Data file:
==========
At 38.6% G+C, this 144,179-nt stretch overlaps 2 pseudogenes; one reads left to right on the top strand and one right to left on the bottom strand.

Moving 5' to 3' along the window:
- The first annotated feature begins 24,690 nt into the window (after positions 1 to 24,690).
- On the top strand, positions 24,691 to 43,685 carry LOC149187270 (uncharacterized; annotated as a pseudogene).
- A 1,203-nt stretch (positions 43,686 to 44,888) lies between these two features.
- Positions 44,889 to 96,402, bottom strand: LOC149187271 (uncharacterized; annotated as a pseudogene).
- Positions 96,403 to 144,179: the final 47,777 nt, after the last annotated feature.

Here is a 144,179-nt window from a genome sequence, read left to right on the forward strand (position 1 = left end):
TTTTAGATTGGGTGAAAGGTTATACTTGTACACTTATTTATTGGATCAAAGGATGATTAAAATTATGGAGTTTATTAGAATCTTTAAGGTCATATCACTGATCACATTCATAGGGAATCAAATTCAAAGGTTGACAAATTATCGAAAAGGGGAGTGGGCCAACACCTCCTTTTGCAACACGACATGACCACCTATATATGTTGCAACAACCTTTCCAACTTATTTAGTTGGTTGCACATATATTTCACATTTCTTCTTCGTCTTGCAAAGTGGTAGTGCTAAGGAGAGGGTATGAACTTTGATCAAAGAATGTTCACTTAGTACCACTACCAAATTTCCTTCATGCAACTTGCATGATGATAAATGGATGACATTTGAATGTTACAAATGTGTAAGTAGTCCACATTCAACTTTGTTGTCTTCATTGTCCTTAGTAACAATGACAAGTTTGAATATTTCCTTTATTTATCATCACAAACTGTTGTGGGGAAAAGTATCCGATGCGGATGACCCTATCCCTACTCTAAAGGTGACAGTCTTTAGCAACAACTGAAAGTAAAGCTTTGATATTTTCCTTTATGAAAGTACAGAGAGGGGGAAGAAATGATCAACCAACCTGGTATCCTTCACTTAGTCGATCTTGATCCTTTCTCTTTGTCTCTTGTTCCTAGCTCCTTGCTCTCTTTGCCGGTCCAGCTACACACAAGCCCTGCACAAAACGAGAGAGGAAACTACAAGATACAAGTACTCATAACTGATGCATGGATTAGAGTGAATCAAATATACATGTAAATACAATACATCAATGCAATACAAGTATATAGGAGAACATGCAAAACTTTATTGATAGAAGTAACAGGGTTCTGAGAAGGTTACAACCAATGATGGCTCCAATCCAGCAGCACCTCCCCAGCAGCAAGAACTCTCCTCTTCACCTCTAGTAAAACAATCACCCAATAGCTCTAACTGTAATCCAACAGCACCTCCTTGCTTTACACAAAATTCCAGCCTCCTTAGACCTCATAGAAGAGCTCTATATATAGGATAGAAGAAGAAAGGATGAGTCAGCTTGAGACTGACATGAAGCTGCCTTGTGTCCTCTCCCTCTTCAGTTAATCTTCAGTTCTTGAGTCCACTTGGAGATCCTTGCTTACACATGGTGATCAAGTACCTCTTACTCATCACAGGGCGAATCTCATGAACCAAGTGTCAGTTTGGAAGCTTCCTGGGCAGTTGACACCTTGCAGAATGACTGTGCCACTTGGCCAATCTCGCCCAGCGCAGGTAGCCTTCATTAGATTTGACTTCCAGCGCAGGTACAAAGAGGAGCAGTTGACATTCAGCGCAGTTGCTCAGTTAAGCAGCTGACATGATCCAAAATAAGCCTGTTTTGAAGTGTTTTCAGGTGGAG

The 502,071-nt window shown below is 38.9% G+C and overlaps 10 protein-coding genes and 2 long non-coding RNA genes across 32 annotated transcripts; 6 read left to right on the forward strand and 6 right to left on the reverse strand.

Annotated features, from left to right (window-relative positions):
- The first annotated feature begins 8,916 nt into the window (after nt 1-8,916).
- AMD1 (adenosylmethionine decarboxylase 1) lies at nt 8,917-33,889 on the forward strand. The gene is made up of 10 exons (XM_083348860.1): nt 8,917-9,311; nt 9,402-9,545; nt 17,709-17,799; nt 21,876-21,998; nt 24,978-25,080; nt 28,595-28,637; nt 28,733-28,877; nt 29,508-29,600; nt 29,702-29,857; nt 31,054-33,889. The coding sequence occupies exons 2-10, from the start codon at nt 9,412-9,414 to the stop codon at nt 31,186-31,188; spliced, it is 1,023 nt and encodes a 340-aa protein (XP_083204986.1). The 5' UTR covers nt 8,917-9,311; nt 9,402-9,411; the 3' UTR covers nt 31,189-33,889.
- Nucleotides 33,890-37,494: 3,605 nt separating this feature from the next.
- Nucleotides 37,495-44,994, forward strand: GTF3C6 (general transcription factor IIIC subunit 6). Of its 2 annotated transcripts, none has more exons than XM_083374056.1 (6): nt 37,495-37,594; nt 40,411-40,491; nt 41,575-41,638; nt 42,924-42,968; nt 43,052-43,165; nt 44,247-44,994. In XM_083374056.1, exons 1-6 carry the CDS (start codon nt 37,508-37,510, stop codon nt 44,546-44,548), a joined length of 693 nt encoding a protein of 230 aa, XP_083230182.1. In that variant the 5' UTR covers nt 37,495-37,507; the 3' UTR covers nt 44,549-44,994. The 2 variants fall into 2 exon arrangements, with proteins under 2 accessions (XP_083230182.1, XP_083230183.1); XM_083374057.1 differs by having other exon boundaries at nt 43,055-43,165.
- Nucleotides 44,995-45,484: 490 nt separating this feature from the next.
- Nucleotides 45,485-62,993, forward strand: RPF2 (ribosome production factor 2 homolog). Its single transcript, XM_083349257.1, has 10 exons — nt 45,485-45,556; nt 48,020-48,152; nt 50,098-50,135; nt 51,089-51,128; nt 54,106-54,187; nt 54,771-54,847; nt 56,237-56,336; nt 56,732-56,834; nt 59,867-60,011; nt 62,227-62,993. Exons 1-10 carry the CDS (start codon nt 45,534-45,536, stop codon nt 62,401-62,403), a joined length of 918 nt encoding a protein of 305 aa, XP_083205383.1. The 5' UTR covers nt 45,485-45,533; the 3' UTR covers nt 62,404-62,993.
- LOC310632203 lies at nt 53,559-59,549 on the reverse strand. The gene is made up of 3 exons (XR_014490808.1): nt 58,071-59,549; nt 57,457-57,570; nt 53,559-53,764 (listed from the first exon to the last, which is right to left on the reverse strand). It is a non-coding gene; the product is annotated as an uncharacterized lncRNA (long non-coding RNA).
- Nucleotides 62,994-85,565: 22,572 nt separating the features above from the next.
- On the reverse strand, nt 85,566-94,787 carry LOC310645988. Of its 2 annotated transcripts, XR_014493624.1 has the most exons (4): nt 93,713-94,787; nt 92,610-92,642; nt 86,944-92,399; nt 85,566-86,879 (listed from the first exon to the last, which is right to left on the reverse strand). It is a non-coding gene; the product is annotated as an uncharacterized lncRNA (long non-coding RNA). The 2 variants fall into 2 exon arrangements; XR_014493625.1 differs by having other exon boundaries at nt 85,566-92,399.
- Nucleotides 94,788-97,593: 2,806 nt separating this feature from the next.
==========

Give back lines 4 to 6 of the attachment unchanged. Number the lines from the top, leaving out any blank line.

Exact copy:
- On the top strand, positions 24,691 to 43,685 carry LOC149187270 (uncharacterized; annotated as a pseudogene).
- A 1,203-nt stretch (positions 43,686 to 44,888) lies between these two features.
- Positions 44,889 to 96,402, bottom strand: LOC149187271 (uncharacterized; annotated as a pseudogene).